By Nancy Clark
Performance starts with fueling, not training! The best way to fuel for top performance seems to be a debatable topic these days. To keep on top of the science regarding food, exercise and performance, I look to SCAN, the Sports & Cardiovascular Nutrition practice group of the Academy of Nutrition and Dietetics (AND). Here are some tidbits of information from this year’s (May 4, 2018) 35th annual meeting in Keystone, Colorado (#SCANSymposium).
- In your search for sports nutrition information, Leslie Bonci RD CSSD wants you to find #ScienceNotOpinion and #FactsOverFallacy. Here’s some of what science supports:
—Exercising in a fasted state leads to muscle breakdown. Think twice before eating nothing before morning exercise.
—The keto diet does not enhance performance, but rather leads to a down-regulation of the enzymes needed by carbohydrates to fuel a surge or a winning sprint at an event.
—Whole30 and Intermittent Fasting are just two more fads to add to the list of unsuccessful diets. You never want to embark upon a diet you won’t maintain for the reset of your life. Otherwise, diet backlash (binge eating, weight gain) takes its toll. Learn how to eat smarter, not diet harder!
—Carb-phobia refuses to go away, despite the plethora of research supporting the performance benefits of a carb-based sports diet (#Don’tDreadTheBread).
- Omega-3 fats (DHA, EPA) found in oily fish (salmon, tuna, mackerel) are related to brain health. Animal research (rats, mice) suggests giving intravenous DHA within an hour after brain or spinal cord injury contributes to better outcomes regarding recovery. Would the same help athletes? Could DHA help with reducing the damage done by brain injuries? According to Michael Lewis MD, athletes, war fighters and others at high risk for getting concussed should consider taking 3,000 mg. EPA + DHA per day as a protective strategy.
Omega-3s can also help treat depression and that might help reduce suicides. Among soldiers with adequate levels of omega-3, the suicide-rate was 62% lower than soldiers with low blood levels of DHA.
- Should athletes take anti-oxidant supplements? Likely not, according to exercise physiologist Scott Powers PhD of the University of Florida in Gainesville. The body has a natural balance of pro-oxidants and anti-oxidants. An imbalance can lead to muscular fatigue and molecular damage. Anti-oxidant supplements can down-regulate the body’s natural production of anti-oxidants and that can blunt the training response. Athletes can ingest a performance enhancing balance of anti-oxidants (including vitamins C & E, zinc, carotenoids, and polyphenols) via all sorts of colorful fruits and vegetables: blueberries, strawberries, tart cherry juice, grape juice, broccoli, spinach, carrots….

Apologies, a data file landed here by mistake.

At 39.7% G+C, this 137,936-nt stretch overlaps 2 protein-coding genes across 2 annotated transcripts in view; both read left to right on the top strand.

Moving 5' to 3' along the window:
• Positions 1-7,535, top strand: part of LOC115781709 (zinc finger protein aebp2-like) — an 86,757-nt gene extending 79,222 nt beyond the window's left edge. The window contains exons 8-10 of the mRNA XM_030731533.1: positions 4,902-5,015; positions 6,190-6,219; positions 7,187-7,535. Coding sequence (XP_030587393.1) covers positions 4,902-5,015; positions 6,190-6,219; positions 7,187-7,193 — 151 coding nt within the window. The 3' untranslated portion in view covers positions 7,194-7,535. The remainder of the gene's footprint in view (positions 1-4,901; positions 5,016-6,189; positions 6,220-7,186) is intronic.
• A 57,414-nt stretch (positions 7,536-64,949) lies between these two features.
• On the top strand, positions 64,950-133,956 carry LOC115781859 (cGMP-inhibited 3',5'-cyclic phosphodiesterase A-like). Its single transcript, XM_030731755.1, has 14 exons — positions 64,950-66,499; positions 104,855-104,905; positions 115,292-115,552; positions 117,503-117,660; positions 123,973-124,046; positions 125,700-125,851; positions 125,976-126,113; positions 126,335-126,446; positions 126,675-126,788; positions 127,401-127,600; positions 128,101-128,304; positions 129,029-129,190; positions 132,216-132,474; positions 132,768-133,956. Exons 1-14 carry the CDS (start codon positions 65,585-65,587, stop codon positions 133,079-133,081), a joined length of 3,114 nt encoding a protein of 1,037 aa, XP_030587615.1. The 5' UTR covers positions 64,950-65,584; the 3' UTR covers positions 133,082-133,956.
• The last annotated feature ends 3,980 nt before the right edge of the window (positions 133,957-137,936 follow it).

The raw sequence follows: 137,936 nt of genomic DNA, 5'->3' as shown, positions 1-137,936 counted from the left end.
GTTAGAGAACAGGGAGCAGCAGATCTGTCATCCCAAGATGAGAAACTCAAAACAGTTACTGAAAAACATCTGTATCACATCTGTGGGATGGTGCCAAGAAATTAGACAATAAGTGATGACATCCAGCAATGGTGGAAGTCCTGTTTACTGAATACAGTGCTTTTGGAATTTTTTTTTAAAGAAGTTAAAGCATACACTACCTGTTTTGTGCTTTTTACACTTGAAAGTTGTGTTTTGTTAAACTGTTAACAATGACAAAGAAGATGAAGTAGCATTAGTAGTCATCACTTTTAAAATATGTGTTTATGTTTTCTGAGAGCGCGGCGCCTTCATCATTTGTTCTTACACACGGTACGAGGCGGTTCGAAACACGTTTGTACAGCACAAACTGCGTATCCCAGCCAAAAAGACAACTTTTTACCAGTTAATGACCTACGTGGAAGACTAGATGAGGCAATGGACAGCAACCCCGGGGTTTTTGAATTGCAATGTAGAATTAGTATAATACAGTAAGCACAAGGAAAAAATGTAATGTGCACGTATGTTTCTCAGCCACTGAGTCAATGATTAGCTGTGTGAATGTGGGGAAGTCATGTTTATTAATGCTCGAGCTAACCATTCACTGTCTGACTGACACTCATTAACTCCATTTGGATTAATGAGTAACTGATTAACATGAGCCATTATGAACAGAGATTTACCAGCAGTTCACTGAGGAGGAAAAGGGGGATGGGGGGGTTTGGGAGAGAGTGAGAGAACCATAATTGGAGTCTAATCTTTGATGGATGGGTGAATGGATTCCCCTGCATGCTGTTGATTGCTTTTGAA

- The Academy of Nutrition and Dietetics, along with the American College of Sports Medicine and Dietitians of Canada, have created guidelines on nutrition for athletes. But what about nutrition for fitness exercisers and weekend warriors? If that’s you, exercise physiologist Asker Jeukendrup PhD of www.mysportscience.com suggests you match your nutritional guidelines to your athletic goals. That is, are you exercising to lose weight? build muscle? finish an Ironman Triathlon? or just to invest in better health?
When it comes to fueling during extended exercise, Jeukendrup stated the recommendations are similar for both athletes and less fit people: For exercise that lasts from 60 to 90 minutes, you want to maintain high energy by consuming from 30 to 60 grams of carbohydrate (120 to 240 calories) per hour of exercise. If you are a weekend warrior who exercises hard for more than two hours, you want to target 60 to 90 grams of carbs (240 to 360 calories) per hour. You might have to start at the low end of the calorie range while you train your gut to tolerate that much fuel. (The gut is trainable!) You’ll discover that exercise is much more fun when you have high energy!
- An estimated 35 million Americans are older than 65. By 2030, 70 million Americans will exceed the age of 85. Unfortunately, as we age, we lose muscle strength. That loss is associated with frailty and falls. Because the daily diet of an estimated 25% to 40% of older people lacks adequate protein, muscle loss gets exacerbated.
Research suggests that older people, including athletes, should increase their protein intake to 1.4 g to 1.6 g/kg per day, and up to 40 grams after hard exercise. Exercise physiologist Robert Murray PhD (www.sportsscienceinsights.com) reports this could help boost the muscle-building response to exercise. If you are an older athlete who weighs 150 pounds (68 kg), this means 95 to 110 grams of protein per day. That’s about 25 grams, four times a day—much more than in a bowl of oatmeal or a handful of nuts!
- The health risks of yoyo dieting are more harmful than the (short-lived) benefits of weight loss. Julie Duffy Dillon RD (host of the Love Food podcast) reminds us that weight cycling (yoyo dieting) contributes to malnutrition, muscle loss, reduced metabolic rate, and feelings of deprivation. The binge-eating that occurs upon “blowing the diet” is linked to fat gain, inflammation, elevated blood pressure, and insulin resistance—to say nothing about disordered eating. Dieting is the #1 predictor of who will develop an eating disorder.
- According to sports dietitian Nanna Meyer PhD RD of the University of Colorado in Colorado Springs, climate change is here. It’s time for athletes to think more about how we can be good Food Citizens and take better care of the earth that we enjoy. This could be by eating locally grown foods, choosing more plant foods, buying sustainably farmed fish, using fewer plastic water bottles, eating less food in wrappers, and buying from local farmers. Eat with integrity and with respect for the planet!